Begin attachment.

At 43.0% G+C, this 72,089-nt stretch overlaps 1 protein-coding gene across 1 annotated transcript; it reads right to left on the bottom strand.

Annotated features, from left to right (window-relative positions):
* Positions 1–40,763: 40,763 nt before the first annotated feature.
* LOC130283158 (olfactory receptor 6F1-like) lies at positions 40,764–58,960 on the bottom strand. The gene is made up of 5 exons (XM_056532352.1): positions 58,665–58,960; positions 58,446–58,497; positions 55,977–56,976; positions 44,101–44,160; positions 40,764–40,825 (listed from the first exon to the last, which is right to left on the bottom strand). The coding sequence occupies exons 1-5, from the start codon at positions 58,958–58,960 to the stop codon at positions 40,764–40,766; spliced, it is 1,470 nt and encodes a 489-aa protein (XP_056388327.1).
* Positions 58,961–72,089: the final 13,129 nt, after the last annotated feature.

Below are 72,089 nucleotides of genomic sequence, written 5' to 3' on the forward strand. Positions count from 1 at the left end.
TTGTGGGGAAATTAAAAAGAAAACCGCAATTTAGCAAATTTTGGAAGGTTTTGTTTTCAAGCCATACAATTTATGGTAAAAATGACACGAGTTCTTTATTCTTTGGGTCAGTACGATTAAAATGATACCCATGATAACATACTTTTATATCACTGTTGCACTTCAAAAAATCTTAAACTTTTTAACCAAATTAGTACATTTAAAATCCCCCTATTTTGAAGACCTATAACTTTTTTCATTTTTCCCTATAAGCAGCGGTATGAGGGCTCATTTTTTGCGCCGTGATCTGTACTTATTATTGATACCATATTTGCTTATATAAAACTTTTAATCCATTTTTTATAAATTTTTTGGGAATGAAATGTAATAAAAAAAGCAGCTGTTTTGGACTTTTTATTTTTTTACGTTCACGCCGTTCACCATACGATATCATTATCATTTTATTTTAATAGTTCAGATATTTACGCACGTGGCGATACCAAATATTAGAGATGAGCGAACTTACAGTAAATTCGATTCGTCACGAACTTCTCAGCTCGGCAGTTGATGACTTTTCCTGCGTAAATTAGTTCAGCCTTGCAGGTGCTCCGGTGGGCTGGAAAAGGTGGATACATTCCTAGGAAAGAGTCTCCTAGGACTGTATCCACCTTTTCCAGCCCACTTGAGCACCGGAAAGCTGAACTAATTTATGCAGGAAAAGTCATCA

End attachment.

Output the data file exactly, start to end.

At 43.0% G+C, this 72,089-nt stretch overlaps 1 protein-coding gene across 1 annotated transcript; it reads right to left on the bottom strand.

Annotated features, from left to right (window-relative positions):
* Positions 1–40,763: 40,763 nt before the first annotated feature.
* LOC130283158 (olfactory receptor 6F1-like) lies at positions 40,764–58,960 on the bottom strand. The gene is made up of 5 exons (XM_056532352.1): positions 58,665–58,960; positions 58,446–58,497; positions 55,977–56,976; positions 44,101–44,160; positions 40,764–40,825 (listed from the first exon to the last, which is right to left on the bottom strand). The coding sequence occupies exons 1-5, from the start codon at positions 58,958–58,960 to the stop codon at positions 40,764–40,766; spliced, it is 1,470 nt and encodes a 489-aa protein (XP_056388327.1).
* Positions 58,961–72,089: the final 13,129 nt, after the last annotated feature.

Below are 72,089 nucleotides of genomic sequence, written 5' to 3' on the forward strand. Positions count from 1 at the left end.
TTGTGGGGAAATTAAAAAGAAAACCGCAATTTAGCAAATTTTGGAAGGTTTTGTTTTCAAGCCATACAATTTATGGTAAAAATGACACGAGTTCTTTATTCTTTGGGTCAGTACGATTAAAATGATACCCATGATAACATACTTTTATATCACTGTTGCACTTCAAAAAATCTTAAACTTTTTAACCAAATTAGTACATTTAAAATCCCCCTATTTTGAAGACCTATAACTTTTTTCATTTTTCCCTATAAGCAGCGGTATGAGGGCTCATTTTTTGCGCCGTGATCTGTACTTATTATTGATACCATATTTGCTTATATAAAACTTTTAATCCATTTTTTATAAATTTTTTGGGAATGAAATGTAATAAAAAAAGCAGCTGTTTTGGACTTTTTATTTTTTTACGTTCACGCCGTTCACCATACGATATCATTATCATTTTATTTTAATAGTTCAGATATTTACGCACGTGGCGATACCAAATATTAGAGATGAGCGAACTTACAGTAAATTCGATTCGTCACGAACTTCTCAGCTCGGCAGTTGATGACTTTTCCTGCGTAAATTAGTTCAGCCTTGCAGGTGCTCCGGTGGGCTGGAAAAGGTGGATACATTCCTAGGAAAGAGTCTCCTAGGACTGTATCCACCTTTTCCAGCCCACTTGAGCACCGGAAAGCTGAACTAATTTATGCAGGAAAAGTCATCA